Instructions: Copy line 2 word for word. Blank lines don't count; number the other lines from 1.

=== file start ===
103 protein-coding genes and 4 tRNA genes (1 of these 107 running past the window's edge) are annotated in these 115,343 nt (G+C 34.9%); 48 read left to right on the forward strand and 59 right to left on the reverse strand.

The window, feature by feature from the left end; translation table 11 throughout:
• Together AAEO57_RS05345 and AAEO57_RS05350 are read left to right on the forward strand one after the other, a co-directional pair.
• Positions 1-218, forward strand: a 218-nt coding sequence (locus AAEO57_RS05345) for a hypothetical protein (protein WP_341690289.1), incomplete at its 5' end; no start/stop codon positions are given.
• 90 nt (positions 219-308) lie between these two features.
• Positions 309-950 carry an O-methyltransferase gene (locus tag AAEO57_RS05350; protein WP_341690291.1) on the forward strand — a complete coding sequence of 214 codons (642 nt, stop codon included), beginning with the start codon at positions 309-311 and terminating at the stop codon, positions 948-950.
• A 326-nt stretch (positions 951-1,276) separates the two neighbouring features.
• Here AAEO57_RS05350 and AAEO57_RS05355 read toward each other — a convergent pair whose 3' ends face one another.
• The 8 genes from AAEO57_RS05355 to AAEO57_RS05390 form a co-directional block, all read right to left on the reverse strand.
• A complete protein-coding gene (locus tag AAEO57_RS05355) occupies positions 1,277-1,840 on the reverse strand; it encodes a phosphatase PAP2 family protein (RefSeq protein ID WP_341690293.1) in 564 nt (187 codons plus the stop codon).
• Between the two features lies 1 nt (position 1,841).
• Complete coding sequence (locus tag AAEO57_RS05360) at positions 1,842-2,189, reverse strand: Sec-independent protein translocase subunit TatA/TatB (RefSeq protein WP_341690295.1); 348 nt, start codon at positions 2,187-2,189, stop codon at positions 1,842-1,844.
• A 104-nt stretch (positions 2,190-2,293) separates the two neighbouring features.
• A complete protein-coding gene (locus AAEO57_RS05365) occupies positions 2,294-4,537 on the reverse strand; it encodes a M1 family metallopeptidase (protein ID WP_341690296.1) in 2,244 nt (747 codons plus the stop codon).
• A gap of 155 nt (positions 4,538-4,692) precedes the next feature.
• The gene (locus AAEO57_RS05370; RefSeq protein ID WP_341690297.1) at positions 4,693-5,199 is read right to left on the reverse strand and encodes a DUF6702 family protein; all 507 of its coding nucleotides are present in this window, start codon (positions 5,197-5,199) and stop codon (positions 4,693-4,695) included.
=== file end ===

The window, feature by feature from the left end; translation table 11 throughout: